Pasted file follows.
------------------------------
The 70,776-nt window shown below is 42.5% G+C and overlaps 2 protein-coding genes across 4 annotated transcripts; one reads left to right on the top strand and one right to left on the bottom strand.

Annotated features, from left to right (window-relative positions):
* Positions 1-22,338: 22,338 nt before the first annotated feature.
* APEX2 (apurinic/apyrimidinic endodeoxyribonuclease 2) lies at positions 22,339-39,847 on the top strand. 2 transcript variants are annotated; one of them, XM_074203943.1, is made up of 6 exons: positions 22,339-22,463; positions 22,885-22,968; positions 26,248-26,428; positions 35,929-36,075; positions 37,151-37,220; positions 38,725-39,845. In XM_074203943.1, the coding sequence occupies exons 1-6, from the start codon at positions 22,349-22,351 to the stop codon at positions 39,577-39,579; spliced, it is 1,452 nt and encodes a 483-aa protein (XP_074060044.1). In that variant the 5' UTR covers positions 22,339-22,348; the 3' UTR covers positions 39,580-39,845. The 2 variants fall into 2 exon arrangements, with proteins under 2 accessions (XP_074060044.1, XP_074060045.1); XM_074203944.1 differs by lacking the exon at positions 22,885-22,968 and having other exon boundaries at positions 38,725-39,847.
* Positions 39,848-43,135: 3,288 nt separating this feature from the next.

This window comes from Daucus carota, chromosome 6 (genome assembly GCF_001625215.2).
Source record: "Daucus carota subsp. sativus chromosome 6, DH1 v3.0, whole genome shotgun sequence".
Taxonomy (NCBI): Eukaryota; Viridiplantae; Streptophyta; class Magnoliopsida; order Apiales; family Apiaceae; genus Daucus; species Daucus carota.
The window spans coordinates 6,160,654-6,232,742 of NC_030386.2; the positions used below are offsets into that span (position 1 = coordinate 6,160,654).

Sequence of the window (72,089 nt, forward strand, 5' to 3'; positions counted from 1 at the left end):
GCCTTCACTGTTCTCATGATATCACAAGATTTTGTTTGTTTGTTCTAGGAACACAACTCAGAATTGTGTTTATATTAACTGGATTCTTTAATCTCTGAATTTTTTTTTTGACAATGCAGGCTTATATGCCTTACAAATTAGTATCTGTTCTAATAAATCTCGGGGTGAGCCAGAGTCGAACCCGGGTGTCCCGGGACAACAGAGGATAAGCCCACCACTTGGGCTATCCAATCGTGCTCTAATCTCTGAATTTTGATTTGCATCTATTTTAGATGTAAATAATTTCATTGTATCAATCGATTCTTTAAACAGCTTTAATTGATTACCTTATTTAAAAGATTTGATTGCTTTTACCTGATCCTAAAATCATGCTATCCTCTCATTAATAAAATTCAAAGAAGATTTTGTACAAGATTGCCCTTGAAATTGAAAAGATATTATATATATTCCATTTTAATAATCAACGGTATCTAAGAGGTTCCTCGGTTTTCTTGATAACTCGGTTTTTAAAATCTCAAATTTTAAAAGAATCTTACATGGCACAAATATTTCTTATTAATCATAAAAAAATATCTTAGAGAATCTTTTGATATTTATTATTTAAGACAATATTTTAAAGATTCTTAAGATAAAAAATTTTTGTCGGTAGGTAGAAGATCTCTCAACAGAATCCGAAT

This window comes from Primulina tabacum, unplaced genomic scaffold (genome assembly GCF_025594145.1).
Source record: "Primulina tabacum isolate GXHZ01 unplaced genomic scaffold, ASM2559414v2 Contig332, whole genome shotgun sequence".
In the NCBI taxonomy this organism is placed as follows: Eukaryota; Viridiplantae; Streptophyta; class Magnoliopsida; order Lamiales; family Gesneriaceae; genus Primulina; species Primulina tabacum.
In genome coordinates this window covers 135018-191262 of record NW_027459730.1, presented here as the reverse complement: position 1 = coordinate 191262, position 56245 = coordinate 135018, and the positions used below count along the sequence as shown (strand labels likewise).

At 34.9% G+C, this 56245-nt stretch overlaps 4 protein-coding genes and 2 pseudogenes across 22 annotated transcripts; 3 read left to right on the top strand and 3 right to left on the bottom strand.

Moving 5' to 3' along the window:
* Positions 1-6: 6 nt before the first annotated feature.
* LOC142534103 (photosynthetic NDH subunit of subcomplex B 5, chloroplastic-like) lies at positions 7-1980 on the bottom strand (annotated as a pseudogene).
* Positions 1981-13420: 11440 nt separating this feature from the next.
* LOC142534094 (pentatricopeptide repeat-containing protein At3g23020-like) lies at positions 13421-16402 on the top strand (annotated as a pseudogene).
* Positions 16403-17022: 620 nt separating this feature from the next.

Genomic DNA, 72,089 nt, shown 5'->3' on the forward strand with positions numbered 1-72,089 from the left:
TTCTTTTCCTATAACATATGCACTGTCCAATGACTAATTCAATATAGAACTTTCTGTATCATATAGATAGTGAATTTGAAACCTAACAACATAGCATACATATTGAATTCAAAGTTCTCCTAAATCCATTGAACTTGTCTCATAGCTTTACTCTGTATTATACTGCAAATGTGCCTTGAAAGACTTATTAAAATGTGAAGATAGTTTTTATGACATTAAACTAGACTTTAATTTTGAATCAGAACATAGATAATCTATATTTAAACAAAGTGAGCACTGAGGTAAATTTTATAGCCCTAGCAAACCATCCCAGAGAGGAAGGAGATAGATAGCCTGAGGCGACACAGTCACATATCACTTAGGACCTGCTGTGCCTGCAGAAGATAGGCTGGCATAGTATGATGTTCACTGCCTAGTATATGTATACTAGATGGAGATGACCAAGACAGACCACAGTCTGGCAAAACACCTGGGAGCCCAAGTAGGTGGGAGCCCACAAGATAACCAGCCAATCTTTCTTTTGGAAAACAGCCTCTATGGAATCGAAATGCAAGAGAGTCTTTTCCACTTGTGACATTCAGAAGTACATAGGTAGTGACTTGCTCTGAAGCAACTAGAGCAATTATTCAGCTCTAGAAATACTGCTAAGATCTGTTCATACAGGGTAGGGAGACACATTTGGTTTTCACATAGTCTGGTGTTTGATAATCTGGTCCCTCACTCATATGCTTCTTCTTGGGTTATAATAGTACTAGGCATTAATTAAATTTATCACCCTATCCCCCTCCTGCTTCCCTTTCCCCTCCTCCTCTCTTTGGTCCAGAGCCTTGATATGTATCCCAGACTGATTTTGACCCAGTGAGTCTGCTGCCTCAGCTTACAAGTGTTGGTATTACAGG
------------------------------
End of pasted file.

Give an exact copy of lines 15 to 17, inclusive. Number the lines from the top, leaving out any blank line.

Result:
In genome coordinates this window covers 135018-191262 of record NW_027459730.1, presented here as the reverse complement: position 1 = coordinate 191262, position 56245 = coordinate 135018, and the positions used below count along the sequence as shown (strand labels likewise).

At 34.9% G+C, this 56245-nt stretch overlaps 4 protein-coding genes and 2 pseudogenes across 22 annotated transcripts; 3 read left to right on the top strand and 3 right to left on the bottom strand.

Moving 5' to 3' along the window: